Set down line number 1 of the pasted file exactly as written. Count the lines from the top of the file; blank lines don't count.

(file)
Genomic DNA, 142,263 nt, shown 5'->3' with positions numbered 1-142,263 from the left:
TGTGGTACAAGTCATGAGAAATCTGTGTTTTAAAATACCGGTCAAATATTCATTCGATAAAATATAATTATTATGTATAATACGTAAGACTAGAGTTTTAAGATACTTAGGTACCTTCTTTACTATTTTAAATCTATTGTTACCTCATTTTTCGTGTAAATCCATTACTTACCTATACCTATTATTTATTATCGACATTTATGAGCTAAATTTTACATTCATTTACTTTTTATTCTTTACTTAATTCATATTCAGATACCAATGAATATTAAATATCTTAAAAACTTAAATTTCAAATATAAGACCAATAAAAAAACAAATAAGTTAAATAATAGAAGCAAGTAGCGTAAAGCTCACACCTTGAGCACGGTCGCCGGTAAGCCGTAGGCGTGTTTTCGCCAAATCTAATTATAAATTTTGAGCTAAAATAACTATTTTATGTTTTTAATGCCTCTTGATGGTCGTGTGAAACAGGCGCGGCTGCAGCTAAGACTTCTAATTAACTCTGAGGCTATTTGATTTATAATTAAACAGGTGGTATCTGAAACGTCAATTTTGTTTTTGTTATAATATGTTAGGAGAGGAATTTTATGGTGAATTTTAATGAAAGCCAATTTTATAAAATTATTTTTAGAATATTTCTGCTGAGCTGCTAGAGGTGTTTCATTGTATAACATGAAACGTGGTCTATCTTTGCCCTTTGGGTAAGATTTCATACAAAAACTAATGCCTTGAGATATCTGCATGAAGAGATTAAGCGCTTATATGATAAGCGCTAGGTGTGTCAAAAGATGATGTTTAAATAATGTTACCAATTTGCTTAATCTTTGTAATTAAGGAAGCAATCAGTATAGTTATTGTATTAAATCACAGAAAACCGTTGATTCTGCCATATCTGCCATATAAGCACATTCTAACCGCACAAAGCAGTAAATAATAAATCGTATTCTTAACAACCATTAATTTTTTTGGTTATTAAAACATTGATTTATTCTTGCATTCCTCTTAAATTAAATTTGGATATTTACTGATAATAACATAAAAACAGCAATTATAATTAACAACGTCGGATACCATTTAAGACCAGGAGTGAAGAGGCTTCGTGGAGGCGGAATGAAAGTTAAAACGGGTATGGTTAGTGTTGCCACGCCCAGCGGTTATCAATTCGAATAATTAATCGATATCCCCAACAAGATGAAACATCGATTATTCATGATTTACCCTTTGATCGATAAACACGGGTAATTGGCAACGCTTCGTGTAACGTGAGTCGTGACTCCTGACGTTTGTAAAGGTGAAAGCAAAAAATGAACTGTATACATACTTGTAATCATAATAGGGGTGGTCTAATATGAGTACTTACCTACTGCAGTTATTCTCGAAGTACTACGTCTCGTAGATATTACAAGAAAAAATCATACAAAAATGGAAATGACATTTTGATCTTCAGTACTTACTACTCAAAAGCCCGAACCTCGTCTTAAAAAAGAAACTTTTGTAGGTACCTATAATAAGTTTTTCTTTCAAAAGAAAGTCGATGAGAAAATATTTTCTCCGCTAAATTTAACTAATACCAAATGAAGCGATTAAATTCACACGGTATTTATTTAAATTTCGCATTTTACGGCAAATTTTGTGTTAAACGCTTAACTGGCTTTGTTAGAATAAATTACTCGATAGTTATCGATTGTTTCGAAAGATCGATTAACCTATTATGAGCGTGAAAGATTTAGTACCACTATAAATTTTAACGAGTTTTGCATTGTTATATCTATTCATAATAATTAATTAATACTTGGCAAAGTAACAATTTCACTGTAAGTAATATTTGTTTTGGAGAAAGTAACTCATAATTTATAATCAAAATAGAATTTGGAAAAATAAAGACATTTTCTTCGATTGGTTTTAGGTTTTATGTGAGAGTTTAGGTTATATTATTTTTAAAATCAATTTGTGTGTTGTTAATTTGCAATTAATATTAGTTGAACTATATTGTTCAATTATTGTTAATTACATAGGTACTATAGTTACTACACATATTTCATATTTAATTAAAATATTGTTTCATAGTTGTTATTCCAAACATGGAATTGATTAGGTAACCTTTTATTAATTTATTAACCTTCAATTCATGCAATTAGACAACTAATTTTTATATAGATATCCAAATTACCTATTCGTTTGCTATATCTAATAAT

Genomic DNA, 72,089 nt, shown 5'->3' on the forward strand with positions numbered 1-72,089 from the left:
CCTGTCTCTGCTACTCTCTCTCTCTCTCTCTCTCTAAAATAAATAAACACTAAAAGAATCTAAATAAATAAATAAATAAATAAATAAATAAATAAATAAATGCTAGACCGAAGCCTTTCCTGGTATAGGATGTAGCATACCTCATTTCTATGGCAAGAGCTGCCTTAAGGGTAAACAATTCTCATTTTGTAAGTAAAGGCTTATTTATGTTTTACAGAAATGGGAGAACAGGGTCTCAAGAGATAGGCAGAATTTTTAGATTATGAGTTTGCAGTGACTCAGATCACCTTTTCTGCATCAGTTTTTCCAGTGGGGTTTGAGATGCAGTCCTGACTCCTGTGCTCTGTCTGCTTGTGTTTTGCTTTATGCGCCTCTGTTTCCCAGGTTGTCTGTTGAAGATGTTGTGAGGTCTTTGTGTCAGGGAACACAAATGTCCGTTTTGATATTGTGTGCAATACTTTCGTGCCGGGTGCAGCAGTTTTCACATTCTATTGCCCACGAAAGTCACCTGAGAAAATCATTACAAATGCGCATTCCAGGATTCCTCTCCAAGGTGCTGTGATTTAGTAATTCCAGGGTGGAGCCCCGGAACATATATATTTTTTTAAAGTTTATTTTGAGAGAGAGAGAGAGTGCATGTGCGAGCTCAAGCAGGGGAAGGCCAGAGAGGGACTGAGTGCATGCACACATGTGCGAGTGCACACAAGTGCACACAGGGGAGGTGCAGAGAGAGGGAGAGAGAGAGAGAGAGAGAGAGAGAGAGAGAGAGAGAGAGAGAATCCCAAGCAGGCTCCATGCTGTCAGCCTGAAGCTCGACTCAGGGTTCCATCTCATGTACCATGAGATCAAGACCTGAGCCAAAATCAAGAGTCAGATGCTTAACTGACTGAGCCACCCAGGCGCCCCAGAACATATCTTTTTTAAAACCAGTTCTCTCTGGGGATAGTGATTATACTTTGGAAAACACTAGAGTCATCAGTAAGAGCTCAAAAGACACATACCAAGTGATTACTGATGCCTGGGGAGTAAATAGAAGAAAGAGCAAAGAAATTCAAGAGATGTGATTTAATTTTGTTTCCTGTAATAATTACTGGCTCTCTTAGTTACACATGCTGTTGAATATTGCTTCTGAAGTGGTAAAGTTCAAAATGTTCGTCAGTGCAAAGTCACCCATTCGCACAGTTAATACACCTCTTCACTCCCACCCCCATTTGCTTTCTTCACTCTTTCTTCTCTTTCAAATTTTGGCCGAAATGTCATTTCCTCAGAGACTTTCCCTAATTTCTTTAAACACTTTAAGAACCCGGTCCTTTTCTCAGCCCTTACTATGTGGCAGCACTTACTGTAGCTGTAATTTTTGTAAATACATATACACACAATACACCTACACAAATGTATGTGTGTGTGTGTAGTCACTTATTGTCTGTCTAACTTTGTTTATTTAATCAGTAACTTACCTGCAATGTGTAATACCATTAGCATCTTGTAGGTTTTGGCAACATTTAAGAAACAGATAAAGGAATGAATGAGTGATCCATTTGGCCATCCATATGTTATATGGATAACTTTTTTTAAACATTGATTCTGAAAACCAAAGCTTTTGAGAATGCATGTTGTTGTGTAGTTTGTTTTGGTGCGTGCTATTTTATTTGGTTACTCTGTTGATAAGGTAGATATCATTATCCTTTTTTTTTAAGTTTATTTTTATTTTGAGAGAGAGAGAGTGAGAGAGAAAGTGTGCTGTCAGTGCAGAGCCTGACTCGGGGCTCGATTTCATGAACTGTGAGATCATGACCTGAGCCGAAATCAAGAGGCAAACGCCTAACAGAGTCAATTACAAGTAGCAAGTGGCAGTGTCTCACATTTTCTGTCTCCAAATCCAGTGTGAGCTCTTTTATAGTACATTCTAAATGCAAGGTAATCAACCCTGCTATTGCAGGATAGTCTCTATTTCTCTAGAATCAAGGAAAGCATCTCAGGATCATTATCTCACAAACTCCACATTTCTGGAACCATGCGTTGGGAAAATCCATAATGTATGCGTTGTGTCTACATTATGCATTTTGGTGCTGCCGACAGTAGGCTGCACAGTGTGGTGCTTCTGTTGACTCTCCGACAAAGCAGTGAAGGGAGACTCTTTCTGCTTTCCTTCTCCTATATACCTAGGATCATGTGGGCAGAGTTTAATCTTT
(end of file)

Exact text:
Genomic DNA, 142,263 nt, shown 5'->3' with positions numbered 1-142,263 from the left: